We currently live in an age where technology allows access to friends and family through social networks which makes it possible to share with everyone immediately what you’re doing, where you are and what your thoughts are on things and on many levels it is a great way of keeping up with what’s going on with friends and family. What is potentially concerning about the use of Facebook, Twitter, You Tube, Instagram and other social networking sites by people involved in basketball is that these sites may be used to bully, criticise or make racist or sexist remarks about other participants. This sort of behaviour is totally unacceptable in basketball and will not be tolerated.
These networks can create situations that can bring both the user and those who read it down. Voicing opinions that bring disrespect to others in a public forum can only be harmful to those who write those opinions and to those they are directed at.
In recent times there is much talk in the media about “cyber bullying”. This phenomena has proven to be just as hurtful as any other form of traditional bullying. And bullying isn’t always about the bigger kid picking on the smaller kid. Behind a computer screen, it is easy for that little kid to feel empowered and say something negative and/or derorgative about someone bigger than them. Having an opinion about others is fine and in no way should anyone be restricted what they say – as long as it comes with the respect of others. What is concerning with these social pages is how these kinds of comments can be perceived. For example, if someone has had a negative experience in a game or perhaps there is a clash of personalities and they decide to air their opinion in a negative light and without recourse for the person they are directing their opinions at, then they expose themselves to the ramifications that come with that. Many of the remarks are being made with the posters believing that because those remarks can only be seen by people they have accepted as friends on their pages, they will not be made public. However, fortunately, there are enough decent people around who bring this behaviour to the attention of the Club and League. This occurs even when the posts are made by friends because those people recognise the harm and distress this sort of behaviour can generate.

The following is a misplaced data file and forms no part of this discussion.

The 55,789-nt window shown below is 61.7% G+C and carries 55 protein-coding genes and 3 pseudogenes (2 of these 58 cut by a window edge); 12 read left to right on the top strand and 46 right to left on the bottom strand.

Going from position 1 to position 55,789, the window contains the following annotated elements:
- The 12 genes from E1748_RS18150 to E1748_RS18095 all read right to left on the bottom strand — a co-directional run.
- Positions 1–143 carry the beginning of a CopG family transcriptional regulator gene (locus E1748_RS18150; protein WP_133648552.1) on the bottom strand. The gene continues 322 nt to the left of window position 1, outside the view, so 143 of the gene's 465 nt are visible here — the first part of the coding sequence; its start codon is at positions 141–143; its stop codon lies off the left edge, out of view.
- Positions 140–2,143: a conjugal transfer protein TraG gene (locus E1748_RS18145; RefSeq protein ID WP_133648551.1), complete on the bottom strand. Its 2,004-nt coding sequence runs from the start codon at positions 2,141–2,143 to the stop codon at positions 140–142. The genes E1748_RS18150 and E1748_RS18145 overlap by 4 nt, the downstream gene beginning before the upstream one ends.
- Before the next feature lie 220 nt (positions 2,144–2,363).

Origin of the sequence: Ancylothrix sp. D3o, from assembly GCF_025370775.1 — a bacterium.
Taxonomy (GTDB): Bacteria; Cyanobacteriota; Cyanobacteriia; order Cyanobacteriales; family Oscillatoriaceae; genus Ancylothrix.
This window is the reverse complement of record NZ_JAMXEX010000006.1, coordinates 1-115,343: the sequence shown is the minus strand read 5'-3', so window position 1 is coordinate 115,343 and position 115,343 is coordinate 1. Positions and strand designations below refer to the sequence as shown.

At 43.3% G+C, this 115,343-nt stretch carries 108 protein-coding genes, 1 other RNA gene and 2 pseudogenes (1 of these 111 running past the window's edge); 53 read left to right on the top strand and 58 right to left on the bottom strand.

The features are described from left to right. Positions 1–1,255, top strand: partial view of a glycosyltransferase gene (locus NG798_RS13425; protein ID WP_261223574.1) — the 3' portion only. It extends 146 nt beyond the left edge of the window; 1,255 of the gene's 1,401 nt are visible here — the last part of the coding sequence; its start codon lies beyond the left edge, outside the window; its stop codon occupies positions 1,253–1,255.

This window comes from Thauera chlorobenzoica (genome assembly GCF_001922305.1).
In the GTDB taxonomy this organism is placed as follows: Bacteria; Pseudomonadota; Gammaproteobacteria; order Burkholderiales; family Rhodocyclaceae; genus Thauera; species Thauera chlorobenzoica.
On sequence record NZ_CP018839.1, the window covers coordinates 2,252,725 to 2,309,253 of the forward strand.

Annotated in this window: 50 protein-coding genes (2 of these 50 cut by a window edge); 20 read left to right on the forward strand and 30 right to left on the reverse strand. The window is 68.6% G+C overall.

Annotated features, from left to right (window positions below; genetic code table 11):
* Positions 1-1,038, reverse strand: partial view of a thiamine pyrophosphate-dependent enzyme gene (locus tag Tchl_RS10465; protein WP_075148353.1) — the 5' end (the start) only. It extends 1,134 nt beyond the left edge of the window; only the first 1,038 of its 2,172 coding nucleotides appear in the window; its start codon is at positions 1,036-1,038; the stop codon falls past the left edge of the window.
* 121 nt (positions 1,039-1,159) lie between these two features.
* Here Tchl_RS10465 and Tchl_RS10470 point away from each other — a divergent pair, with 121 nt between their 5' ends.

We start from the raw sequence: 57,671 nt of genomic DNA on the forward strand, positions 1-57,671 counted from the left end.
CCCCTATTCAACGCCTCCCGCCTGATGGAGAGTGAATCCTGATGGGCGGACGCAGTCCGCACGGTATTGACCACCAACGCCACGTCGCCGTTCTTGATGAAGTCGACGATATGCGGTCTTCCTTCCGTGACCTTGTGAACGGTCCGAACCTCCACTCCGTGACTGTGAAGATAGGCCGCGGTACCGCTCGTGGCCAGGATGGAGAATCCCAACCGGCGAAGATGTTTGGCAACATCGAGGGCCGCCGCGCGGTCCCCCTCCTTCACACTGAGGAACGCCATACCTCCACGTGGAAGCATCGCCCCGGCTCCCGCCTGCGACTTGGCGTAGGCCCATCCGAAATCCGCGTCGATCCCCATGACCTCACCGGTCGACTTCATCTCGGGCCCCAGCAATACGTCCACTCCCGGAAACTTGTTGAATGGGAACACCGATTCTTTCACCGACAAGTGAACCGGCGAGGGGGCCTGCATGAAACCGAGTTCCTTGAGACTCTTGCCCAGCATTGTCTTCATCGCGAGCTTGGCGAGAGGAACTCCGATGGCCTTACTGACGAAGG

There are mechanisms in place for Referees to deal with unacceptable behaviour from players and coaches during games. But it is a different ball game when it comes to the public and the media or when criticism and derogatory comments comes from within your own ranks, it becomes divisionary and disruptive and only serves to erode the teamwork that is so important.
There is a basic fundamental that transcends any rules and regulations that are in place – respect for others. Respect comes in all forms, including expressing an opinion that others might not agree with but is expressed with respect for those it is directed at. If this fundamental aspect of life is not adhered to, then they face any ramifications which may arise as a result of their actions.
The following Social Media Code of Conduct should be followed:
SOCIAL MEDIA CODE OF CONDUCT